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Mar 1 2016

Novel Behaviors in Low-Dimensional Materials and Heterostructures

MIE Department Seminar

March 1, 2016

11:00 AM - 12:00 PM


1043 ERF


Chicago, IL 60607

Novel Behaviors in Low-Dimensional Materials and Heterostructures


Lincoln J. Lauhon, PhD.

Department of Materials Science and Engineering, Northwestern University

Abstract: Low-dimensional materials enable the creation of new classes of devices with novel functionality arising from their geometries (e.g. 1-D nanowire core-shell heterostructures) and unique materials combinations (e.g. 2-D van de Waals heterostructures). However, there remain significant gaps in understanding of the origins of device behaviors. While 2-D materials beyond graphene are becoming “clean” enough to explore mesoscopic transport phenomena, the influence of dopants and defects on the intrinsic properties of 2-D materials is just beginning to be explored. In nanoscale heterojunction devices, extrinsic influences are very strong due to the extreme thinness. Our group undertakes correlated characterization of nanoscale structure and properties to understand intrinsic and extrinsic influences on the behavior of electrons, photons, and phonons at heterojunctions in the low dimensional limit. A change in thickness of only a monolayer, for example, has a profound influence on the behavior of 2-D heterojunctions,[1] presenting the significant challenge of connecting atomic scale electronic structure to microscale device behavior. We also find that point defects have sometimes counterintuitive influences on electronic properties,[2] and that combinations of point and line defects can be exploited to produce a new class of device that might be used for neuromorphic computing.[3] Finally, the extreme thinness enables access to new regimes of materials response.[4] The talk will identify challenges in material science that are motivated by the interest in exploring new physics and exploiting novel behaviors in devices.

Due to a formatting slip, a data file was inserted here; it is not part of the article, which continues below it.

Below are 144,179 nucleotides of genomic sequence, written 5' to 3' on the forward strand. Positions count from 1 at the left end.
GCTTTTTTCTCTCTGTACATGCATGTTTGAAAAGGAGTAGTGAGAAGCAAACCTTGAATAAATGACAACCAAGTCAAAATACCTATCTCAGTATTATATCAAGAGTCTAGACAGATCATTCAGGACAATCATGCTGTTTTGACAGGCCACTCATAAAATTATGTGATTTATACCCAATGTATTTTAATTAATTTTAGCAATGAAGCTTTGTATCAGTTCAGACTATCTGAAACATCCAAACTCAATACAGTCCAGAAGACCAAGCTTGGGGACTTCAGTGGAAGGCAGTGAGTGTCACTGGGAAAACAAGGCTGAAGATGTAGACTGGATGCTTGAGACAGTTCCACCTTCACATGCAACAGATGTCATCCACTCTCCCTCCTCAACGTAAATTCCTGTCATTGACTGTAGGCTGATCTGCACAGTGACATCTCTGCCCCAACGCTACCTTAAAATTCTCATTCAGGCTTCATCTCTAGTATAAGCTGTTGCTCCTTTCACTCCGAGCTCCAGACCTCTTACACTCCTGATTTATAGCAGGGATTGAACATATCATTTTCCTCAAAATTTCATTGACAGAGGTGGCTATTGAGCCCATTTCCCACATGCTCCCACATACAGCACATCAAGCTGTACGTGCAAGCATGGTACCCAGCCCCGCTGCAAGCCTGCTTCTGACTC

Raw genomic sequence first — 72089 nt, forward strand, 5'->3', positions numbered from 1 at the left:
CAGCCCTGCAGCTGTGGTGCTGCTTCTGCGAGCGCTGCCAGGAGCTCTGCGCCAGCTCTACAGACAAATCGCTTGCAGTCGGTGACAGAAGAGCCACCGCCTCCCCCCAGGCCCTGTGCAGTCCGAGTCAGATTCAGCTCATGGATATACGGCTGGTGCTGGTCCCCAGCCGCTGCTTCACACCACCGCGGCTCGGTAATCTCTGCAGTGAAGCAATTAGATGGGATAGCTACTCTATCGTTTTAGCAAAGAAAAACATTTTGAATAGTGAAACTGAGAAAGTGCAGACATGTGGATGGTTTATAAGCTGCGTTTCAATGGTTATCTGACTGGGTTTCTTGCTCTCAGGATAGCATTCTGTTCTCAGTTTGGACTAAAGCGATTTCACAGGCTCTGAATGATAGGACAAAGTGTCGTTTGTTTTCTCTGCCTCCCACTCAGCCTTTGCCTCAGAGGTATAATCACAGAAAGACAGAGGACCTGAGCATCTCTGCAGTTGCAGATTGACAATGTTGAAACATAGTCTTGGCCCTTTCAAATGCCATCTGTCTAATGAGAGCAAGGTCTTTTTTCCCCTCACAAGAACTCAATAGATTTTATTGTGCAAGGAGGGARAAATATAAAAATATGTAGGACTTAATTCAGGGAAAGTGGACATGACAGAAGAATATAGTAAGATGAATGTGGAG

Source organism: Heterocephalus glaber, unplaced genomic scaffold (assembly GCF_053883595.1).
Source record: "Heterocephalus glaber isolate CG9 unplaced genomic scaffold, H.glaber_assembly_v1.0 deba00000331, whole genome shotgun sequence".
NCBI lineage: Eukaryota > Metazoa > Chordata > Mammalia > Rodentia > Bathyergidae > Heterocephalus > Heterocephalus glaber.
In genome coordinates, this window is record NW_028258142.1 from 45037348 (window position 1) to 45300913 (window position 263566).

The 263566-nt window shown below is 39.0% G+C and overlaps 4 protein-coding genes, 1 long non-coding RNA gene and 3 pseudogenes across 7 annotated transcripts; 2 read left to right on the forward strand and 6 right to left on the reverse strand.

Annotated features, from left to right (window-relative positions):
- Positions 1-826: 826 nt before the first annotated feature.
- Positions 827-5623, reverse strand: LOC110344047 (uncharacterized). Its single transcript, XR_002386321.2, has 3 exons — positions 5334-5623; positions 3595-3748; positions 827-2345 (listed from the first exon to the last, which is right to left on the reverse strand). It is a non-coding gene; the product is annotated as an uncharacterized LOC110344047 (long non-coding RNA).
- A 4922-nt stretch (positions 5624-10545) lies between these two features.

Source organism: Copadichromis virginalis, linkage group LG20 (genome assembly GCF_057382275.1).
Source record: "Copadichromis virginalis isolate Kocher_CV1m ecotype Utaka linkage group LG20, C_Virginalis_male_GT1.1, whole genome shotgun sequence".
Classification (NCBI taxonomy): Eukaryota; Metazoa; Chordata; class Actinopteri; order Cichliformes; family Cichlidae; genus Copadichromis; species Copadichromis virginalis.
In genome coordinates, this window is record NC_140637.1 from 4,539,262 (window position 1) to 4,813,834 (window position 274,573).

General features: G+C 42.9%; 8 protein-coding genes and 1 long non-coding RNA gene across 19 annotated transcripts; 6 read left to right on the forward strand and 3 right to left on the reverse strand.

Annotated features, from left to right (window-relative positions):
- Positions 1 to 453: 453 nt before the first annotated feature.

[1] S. L. Howell et al. "Investigation of Band-Offsets at Monolayer–Multilayer MoS2 Junctions by Scanning Photocurrent Microscopy" Nano Letters 15, 2278 (2015); [2] I. S. Kim, et al. "Influence of Stoichiometry on the Optical and Electrical Properties of Chemical Vapor Deposition Derived MoS2" ACS Nano 8, 10551 (2014); [3] V. K. Sangwan et al. "Gate-tunable memristive phenomena mediated by grain boundaries in single-layer MoS2" Nature Nanotechnology 10, 403 (2015); [4] Chang-Hua Liu et al. "Optical control of mechanical mode-coupling within a MoS2 resonator in the strong-coupling regime" Nano Letters 15, 6727 (2015).


Bio: Prof. Lauhon is a Professor and Associate Chair in the Department of Materials Science and Engineering at Northwestern University. He received a Ph.D. in Physics from Cornell with Wilson Ho (2000) and a B.S. in Physics from the University of Michigan (1993). Prior to joining Northwestern in 2003, he was a postdoctoral researcher in the Department of Chemistry and Chemical Biology at Harvard University with Charles Lieber. At Northwestern, the Lauhon group investigates novel structure-property relationships that arise in nanostructured materials with an emphasis on spatially resolved measurements. His work has been recognized with an NSF CAREER Award, a Sloan Fellowship in Chemistry, and a Camille Dreyfus Teacher Scholar Award.



Date posted

Oct 14, 2021

Date updated

Oct 15, 2021